Pressure from the Creek side was expected at the beginning of the second half but failed to materialise as the Ladies continued their quick tempo approach and it immediately paid dividends with the backline once again showing nice hands to release Gastaldini who wriggled over for her hat-trick in the left corner. A stiff breeze behind meant centre Aquin could use the boot for territory when required and this proved a successful tactic throughout the half, relieving pressure on the Burlington pack who were working hard throughout the game producing excellent ball for scrum half Cassidy Smith. Emily Fretts was proving herself a nuisance in the loose with rampaging runs in the tight areas, always well supported by back rows Andre and Littlejohns who had equally industrious games in the hot conditions. The replacements rolled on after the 50 minute mark, enabling the Burly side to maintain their ferocious pace. The replacement front row of Baker, Emojie and Berrington continued the scrummage dominance, and although the lineouts were not firing on all cylinders this was a moot point as the Centaurs backline continued to dominate in offence, backed up by some ferocious tackling by fullback Killeen Leitch. This dominance was emphasized by further tries for Carey (1) and Aquin (2), the last of which sealed the victory at the final whistle. Final Score: Burlington 54 – Stoney Creek 12


Coaches Man of the Match: Ann Andre

Hat-tricks: Gastaldini, Aquin and Carey

Senior Mens Weekend Wrap up June 15

Hot fire and liquid resilience in the face of a determined and measured opponent is the the most simplistic way one could sum up the weekend showing at the Burlington Centaurs Rugby Club. The Burlington Men’s First team was in full attendance against the Stoney Creek Camels. Two teams with a long and storied history facing off. There is little more one would need to seed the imagination with tales of fanciful heroism and bravery. As a witness, it is my duty to record such feats as they were.

It would be a detriment to truth if this humble narrator did not mention the fine showing of the Camels. Indeed, in the first 20 minutes their attack was relentless. The lines that the Creek back-line were slicing would make Tony Montana blush. However, where there was strong attack there was also a stalwart and impressive defense. The Camels put up the first points, but it was plain to see that the Centaurs were unshaken.

After 25 minutes of fast Canadian rugby and two unanswered tries on the board the Centaurs managed to get onto the scoreboard thanks to the human Tomahawk Missile, Andrew Wilson. As the Centaurs retreated beyond half to allow kicking connoisseur Brendan Bryan to dust off his golden boot, it was plain to see that these boys of the Golden Horseshoe had the game under control. ‘March forward,’ once again was the call and some minutes later it was answered as A. Wilson would barrel over the try line once more.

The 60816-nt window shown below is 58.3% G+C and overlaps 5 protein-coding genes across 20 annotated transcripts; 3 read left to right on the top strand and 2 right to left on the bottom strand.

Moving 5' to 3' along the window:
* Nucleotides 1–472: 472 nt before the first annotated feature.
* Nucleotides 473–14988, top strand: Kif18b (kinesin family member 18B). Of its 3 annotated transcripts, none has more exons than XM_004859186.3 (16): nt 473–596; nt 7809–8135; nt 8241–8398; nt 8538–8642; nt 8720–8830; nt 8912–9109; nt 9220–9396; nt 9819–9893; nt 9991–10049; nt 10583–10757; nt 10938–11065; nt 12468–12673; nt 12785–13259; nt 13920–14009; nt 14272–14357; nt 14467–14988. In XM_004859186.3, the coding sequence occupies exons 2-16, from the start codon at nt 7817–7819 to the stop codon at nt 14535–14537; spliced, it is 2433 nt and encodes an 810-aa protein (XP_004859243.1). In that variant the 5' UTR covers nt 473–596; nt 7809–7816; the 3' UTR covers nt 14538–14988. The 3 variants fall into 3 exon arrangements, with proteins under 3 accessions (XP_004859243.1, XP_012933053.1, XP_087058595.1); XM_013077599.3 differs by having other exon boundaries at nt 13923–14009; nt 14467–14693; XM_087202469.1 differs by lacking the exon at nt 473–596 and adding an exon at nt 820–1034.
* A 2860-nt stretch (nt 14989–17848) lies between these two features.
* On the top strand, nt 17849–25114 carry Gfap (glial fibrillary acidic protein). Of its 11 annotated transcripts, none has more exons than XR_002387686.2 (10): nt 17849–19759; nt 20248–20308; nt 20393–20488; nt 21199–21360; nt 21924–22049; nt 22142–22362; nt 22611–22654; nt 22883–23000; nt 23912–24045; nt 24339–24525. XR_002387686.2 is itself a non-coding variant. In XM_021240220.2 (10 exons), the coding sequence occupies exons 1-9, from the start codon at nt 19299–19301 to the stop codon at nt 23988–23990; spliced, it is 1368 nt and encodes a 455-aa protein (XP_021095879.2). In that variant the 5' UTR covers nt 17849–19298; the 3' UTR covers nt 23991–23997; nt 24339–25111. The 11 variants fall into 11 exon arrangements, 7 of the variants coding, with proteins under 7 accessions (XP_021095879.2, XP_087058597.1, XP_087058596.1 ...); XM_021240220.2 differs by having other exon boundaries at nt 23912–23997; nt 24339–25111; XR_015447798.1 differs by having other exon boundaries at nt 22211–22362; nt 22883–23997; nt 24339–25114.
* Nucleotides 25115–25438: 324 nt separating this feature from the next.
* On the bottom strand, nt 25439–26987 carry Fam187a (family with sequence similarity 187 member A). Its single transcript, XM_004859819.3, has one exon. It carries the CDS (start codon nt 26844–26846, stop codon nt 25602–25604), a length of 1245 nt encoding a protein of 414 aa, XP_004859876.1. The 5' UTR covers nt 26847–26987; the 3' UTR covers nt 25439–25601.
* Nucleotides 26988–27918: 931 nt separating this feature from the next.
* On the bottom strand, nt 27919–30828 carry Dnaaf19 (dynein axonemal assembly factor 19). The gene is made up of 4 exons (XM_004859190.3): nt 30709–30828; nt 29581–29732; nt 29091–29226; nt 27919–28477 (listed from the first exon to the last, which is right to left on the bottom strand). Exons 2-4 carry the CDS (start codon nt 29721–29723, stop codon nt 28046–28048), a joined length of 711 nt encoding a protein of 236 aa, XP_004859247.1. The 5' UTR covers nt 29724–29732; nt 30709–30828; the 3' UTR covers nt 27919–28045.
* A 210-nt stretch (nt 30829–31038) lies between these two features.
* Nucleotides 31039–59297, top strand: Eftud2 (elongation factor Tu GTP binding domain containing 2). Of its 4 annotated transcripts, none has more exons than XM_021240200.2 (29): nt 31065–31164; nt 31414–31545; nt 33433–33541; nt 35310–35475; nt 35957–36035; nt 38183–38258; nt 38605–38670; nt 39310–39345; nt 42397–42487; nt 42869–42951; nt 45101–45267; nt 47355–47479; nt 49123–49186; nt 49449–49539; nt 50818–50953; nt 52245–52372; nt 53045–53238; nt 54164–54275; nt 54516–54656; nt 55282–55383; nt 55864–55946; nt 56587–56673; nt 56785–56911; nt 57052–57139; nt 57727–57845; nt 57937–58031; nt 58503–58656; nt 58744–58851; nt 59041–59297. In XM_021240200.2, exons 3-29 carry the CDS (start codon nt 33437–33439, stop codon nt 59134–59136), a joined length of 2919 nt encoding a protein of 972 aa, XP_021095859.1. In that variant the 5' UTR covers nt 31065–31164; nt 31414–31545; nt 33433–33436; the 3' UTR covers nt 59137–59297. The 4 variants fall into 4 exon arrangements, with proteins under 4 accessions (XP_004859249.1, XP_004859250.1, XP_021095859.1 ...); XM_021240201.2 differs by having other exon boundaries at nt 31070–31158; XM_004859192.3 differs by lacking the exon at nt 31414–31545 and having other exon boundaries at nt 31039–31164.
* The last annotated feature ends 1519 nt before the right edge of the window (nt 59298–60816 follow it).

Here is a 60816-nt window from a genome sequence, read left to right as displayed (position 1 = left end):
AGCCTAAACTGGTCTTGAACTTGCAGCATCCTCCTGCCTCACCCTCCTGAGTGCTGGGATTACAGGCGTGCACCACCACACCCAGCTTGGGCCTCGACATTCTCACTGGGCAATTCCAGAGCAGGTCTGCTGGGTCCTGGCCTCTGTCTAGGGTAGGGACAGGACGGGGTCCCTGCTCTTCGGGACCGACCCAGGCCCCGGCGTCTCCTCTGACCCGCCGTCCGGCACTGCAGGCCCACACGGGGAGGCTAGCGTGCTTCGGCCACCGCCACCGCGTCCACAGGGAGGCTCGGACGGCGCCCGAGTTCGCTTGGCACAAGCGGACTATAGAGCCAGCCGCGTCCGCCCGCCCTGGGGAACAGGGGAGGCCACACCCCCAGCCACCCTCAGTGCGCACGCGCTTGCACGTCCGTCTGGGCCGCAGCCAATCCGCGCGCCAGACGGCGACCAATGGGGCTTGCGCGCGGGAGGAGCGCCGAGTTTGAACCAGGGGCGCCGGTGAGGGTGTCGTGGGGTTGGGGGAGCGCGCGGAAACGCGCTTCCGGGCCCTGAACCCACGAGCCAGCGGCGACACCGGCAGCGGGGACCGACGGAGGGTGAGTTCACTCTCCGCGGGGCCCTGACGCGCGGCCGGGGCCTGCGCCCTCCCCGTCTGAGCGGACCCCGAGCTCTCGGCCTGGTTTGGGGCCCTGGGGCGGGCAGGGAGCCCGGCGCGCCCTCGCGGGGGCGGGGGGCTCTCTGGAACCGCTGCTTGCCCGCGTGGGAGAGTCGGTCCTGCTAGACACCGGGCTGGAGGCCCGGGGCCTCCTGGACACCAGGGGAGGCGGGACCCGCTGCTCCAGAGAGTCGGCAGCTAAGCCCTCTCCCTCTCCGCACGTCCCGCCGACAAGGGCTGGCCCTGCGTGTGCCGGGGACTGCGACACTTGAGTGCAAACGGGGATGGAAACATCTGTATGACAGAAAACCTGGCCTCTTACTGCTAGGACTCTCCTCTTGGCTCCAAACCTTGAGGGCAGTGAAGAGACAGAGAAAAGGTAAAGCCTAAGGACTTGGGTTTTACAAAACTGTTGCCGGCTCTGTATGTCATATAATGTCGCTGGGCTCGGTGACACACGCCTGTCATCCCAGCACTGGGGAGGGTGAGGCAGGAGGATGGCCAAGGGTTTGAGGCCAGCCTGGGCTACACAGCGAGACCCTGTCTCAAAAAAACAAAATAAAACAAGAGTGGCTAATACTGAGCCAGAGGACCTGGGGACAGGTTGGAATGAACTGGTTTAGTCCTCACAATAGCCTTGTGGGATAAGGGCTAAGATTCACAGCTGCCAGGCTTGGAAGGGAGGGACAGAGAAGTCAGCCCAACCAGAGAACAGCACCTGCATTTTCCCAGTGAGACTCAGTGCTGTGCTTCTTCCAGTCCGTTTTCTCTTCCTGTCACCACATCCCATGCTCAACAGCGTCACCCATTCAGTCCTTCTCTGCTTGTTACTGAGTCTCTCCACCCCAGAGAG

As the half whistle sounded, there was a nod between the teams. A message from across the trenches: The game is on. As both teams stepped back onto the pitch it seemed as though the weather itself had decided to give this battle a wide berth. The second half saw the Centaurs with renewed vigor in their attack. The forwards dealt devastating short range blows, while the backs seized the opportunity to make impressive work of the space they were provided with.

In a moment of frantic energy, our Scrum-Half Zack Shurtleff punched the ball through the Creek line and made a 40 meter break for the try-line. The Creek Fullback all but defeated wrapped his arm around our stout 9’s neck in an attempt to stop the inevitable. Zack went down, but a penalty try was awarded and the thoroughly embarrassed Creek Fullback was sentenced to 10 minutes in the Bin.

In contrast, some minutes later in a dire moment, the Centaurs were on the back foot desperately defending against a Creek onslaught. They punched through and it seemed like open field for the Creek attacker. However, both Matt Woodley and Daniel Mathie managed to chase down and stop what would have been a game changing try.

Decisive action brings decisive victories; and as the Centaurs pushed forwards that is exactly what the crowd that day was treated to. Brendan Bryan would add a penalty kick, even further distancing the Centaurs from their foes.

Womens Match Recap June 8

On what turned out to be a perfect day for rugby, Burlington Ladies hosted local rivals Hamilton at Sherwood Forest Park, playing their first league game on home turf since 2018. Burlington played into a stiff breeze in the first half, choosing to keep the ball in hand and trying to gradually wear down their opponents. Hamilton had a gritty defence however and proved a tough nut to crack for the first 20 minutes as the Centaurs put together phase after phase of heads up rugby, only to be denied by some uncharacteristic unforced errors at crucial times. Finally however the pressure would take it’s toll on the Hornets and after some build up play from the forward pack, centre/flanker Ann Andre would cross for the first score in the right corner. No.8 Ahink Hussein was having a stormer against her former club, consistently turning over ball and making tackle after tackle in what turned out to be a Man of the Match performance. She would pop up for the second try of the half powering through some desperate tackles for the home side’s second try. The Ladies would continue their ball in hand approach as they gained in confidence resulting in fly-half Kiki McShortly scoring from the quick tap penalty under the posts. Cassidy Smith would slot the conversion to bring on the half time whistle and a scoreline of 17-0 in favour of Burlington.